Skip to main content
#
Manna Fund


 


 (this will send you to an online application process)


Manna Fund Connects!
Email
Twitter
Facebook
LinkedIn
Add to favorites
Instagram
 Manna Minute 
Monday, February 06 2017

Comment on someone’s weight?   WAIT!

“Wow, you have packed on the pounds!” Excuse me? What? Really? This is what a man said to me the other day after he looked me up and down with a silly grin on his face. You see, I needed to gain weight because as I was malnourished just a few months before, but his comment stuck with me, and I ruminated over and over these words in my brain. My “people pleasing” mind told me that he didn’t mean it in a bad way because he is older… He just doesn’t know how to give a compliment.  Or maybe I just need to learn to give grace to those who “don’t understand.”  In the heat of the moment, my eating disorder mind took it as a slap in the face- I wanted to use behaviors to “fix” that weight gain fact that he had pointed out to me. Well, my wise mind had other plans. It told me that is was a highly inappropriate comment that should have never come out of his mouth. Guess which mind won out? Hint- I have worked hard on my recovery…here are a few things that I want to provide thoughts on regarding those who want to talk without thinking:

1. It is never okay to comment on someone’s weight. Ever.

I am going to make a bold statement- It is never okay to comment on someone’s weight, good or bad, ever. I firmly believe this statement. There is a lie that society tells the world that if you achieve ________ weight (or X size) then you will be happy. Then you will be beautiful. Then you will be whole. Well, guess what? Weight does not determine those three factors. I was what society/media deemed as the “perfect weight/size” for all of my teen and adult years, and I was miserable. I was empty. I was burnt out and lost. I didn’t feel beautiful. I didn’t feel worthy. I was a shell of a woman with only a body to place my worth in, and that body was failing me. It was not until I turned away from perfecting my body that I was able to live in it.

2. Any comment on weight can be detrimental

As I struggled with the comment from the man about me “packing on the pounds”, I got a sad message from my neighbor. She struggles with overeating and has recently worked hard to get back to a weight that for her was healthy, and she told me that the comments on the other end of the spectrum are just as hard. She says that when people say “Wow! You look great!” or “You have lost weight, you look fantastic!” that all it makes her feel is like she was not beautiful before when she was a different weight. That those comments make her feel pressured to continue to lose/maintain, even if she feels good how she is. When is enough, enough? I will tell you…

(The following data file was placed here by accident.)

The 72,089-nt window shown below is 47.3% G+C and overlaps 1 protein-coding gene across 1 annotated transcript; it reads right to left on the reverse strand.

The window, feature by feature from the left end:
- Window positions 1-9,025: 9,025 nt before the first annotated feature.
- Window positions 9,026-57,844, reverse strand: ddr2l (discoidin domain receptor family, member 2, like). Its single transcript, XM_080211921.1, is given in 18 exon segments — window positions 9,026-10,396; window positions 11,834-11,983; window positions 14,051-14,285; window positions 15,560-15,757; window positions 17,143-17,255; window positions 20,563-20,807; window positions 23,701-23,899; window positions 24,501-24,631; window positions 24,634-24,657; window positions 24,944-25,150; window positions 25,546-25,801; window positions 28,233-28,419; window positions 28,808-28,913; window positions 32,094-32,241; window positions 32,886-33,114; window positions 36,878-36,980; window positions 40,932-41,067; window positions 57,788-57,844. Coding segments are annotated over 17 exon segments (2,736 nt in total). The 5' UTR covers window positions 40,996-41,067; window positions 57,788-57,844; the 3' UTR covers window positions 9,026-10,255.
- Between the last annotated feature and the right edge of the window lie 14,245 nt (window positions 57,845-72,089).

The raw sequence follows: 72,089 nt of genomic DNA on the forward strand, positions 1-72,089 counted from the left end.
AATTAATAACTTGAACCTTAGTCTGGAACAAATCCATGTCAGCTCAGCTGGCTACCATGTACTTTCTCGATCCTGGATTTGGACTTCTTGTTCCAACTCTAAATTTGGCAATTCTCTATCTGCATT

3. When we put value in our inside (character/morals/dreams), You are enough.

For those who think that the statement of you should never comment on someone’s weight is severe, here is my argument. I worked HARD to “pack on” those pounds. I gave up my everyday life to go to treatment, I left my family, and I made it my J-O-B to recover. That takes guts. That takes grit. That takes courage. Instead of commenting on how good I look or how much weight I have gained, tell me you respect my determination. Tell me you are proud of my progress. Tell me you look up to my decision to better myself and create a better life for my children. Tell me I look joyful. Tell me you are so glad I am present and connected…. Tell me all those things that have ZERO to do with my weight.

For the drug addict who gained weight in treatment- instead of telling him “Whoa, you got fat!”, tell him, “Man, I am glad you are alive.”  For the woman who lost weight to better he health- don’t tell her “Wow, you look so good!”, tell her “Gosh, I can see the joy all over your face. I am glad you are feeling good about yourself!” To the bulimic that has fought hard to kick her purging habits, don’t tell her “Your face looks amazing now!”, tell her “I am so glad that you are able to be here and present with us at the table. I love your company!” There is always a way to compliment someone without commenting on looks or weight- and I promise you, the character and love comments connected with who a person truly is on the inside will stick a lot longer than the comments connected with how they look on the outside.

Best compliment I ever received? “Brooke, you are a Bad Ass.” – Liz Colman

I do see myself as a Bad Ass.  I love that. 

Posted by: Brooke Heberling AT 01:31 pm   |  Permalink   |  Email
Site Mailing List  Sign Guest Book  View Guest Book 
The Missing Piece in Eating Disorder Recovery

Manna Fund  |  965 Oakland Rd, Ste 3E  |  Lawrenceville, GA 30044  | 
Phone: 770-495-9775, Ext 107
Emaill: info@mannafund.org

Site Powered By
    makeitloudsites.com
    Online web site design